View Here : How To Read A Tire Sidewall
What do the numbers mean on the sidewall of your tire? At first glance, you look at your tire sidewall and think, “’Do I need a super secret decoder ring to read this?”
The markings on your tire sidewall contain a mix of letters and numbers. You can use the sidewall codes and values to determine a wealth of information about your tire.
Inch size is the most widely used measurement in ATV lawn tires, some older motorcycle tires and automotive tires. The example below is an ATV tires size 25x8-12 or 25x8.00-12.
A tire (American English) or tyre (British English; see spelling differences) is a ring-shaped component that surrounds a wheel's rim to transfer a vehicle's load from the axle through the wheel to the ground and to provide traction on the surface traveled over. Most tires, such as those for automobiles and bicycles, are pneumatically inflated structures, which also provide a flexible cushion ...
The 2018 Stinger wears Michelin Pilot Sport 4 rubber. Emme Hall/Roadshow Everything you need to know about your tires is right there on the sidewall, you just have to know how to crack the code.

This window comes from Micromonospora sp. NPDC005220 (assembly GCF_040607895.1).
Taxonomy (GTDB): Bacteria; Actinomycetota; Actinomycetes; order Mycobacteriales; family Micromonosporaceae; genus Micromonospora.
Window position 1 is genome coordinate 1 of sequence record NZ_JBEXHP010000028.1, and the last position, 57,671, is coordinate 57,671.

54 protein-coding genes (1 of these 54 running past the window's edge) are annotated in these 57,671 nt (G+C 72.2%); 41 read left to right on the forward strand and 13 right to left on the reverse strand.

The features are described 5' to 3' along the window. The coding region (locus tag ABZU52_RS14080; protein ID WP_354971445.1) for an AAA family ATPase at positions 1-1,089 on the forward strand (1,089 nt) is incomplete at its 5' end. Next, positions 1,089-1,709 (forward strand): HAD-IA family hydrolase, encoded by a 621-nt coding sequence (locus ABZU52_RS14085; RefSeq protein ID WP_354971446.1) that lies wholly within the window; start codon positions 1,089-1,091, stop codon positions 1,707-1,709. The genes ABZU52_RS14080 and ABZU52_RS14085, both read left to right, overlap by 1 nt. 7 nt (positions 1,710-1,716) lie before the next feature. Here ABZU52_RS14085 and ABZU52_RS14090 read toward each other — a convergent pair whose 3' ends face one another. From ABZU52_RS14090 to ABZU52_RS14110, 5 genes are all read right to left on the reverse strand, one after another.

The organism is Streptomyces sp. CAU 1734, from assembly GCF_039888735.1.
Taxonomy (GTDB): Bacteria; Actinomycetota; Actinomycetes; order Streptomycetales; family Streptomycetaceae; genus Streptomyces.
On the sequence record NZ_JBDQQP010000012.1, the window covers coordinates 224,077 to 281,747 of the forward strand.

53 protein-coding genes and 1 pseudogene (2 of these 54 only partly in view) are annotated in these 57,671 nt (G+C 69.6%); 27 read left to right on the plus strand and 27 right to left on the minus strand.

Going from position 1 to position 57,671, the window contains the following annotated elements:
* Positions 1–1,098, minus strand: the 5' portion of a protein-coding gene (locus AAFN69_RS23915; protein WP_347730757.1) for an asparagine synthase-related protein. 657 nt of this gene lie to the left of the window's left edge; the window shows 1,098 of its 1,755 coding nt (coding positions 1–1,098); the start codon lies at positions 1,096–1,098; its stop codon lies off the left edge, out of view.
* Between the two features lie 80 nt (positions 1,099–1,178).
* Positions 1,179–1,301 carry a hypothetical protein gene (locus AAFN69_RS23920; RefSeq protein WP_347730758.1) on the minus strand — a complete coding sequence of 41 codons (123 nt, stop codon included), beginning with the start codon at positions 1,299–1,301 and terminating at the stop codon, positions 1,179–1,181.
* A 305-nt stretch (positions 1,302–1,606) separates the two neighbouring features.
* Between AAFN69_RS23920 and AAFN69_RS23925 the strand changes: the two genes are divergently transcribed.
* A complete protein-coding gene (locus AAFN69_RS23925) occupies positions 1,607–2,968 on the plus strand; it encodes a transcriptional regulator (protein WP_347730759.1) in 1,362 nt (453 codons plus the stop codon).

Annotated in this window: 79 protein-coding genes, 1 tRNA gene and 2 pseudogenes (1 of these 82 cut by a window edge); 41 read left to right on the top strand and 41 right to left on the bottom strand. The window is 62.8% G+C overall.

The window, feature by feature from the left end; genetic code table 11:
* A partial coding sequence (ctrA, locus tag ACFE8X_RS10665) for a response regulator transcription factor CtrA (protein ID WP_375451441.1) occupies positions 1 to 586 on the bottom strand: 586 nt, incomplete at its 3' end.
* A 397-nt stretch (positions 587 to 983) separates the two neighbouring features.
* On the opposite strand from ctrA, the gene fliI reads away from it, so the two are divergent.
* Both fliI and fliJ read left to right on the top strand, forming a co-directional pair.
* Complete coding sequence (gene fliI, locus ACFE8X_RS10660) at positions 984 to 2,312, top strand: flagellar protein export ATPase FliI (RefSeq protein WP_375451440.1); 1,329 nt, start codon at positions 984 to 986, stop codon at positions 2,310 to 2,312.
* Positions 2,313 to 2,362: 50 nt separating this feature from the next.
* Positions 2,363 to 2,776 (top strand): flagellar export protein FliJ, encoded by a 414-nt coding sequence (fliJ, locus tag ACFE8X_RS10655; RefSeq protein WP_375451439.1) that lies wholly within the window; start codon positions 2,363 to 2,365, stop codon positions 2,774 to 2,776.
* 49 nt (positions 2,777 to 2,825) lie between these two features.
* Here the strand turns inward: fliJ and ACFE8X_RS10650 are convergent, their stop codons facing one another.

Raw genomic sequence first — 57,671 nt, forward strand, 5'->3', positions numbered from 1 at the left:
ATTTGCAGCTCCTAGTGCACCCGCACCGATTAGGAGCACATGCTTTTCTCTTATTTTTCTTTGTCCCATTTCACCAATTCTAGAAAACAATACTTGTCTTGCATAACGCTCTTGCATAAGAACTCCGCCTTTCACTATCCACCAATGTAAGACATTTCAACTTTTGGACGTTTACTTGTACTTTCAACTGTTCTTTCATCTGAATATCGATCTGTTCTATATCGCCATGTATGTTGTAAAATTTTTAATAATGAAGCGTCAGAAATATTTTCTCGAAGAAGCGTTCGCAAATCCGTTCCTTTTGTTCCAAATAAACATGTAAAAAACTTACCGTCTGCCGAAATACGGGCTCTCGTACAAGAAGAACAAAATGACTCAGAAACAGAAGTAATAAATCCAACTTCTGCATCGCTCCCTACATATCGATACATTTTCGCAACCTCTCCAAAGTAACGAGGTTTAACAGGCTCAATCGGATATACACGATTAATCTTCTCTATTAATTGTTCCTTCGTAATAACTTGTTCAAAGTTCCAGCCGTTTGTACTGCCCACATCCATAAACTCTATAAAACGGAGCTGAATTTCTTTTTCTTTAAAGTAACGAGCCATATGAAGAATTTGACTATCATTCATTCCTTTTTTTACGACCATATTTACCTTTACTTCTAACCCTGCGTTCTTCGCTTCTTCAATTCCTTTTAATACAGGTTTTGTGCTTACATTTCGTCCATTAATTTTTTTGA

In addition to the tire's brand and line names (tire model), there is a lot of information provided by the manufacturer on the sidewalls of the tires they produce. Some of the branded information provides the tire's basic dimensions and identifies the week it was produced. Other branding lists...
Whitewall tires or white sidewall (WSW) tires are tires having a stripe or entire sidewall of white rubber.These tires were most commonly used from the early 1900s to around the mid 1970s.
Once you find the series of numbers on your tire’s sidewall, use the diagram above and the list below to find the meaning of each number. Metric, or tire type, defines the proper use of the tire.
Load rating: 85V In this case, 85 means the tire is rated for 1,135 pounds (see Table 2). Multiply this by the number of tires on the car, and you get a maximum safe loaded vehicle weight of 4,540 pounds (including people, luggage, a full tank of gas, and all the loose change under the seats).
While the entire Tire Identification Number is required to be branded onto one sidewall of every tire, current regulations also require that DOT and the first digits of the Tire Identification Number must also be branded onto the opposite sidewall.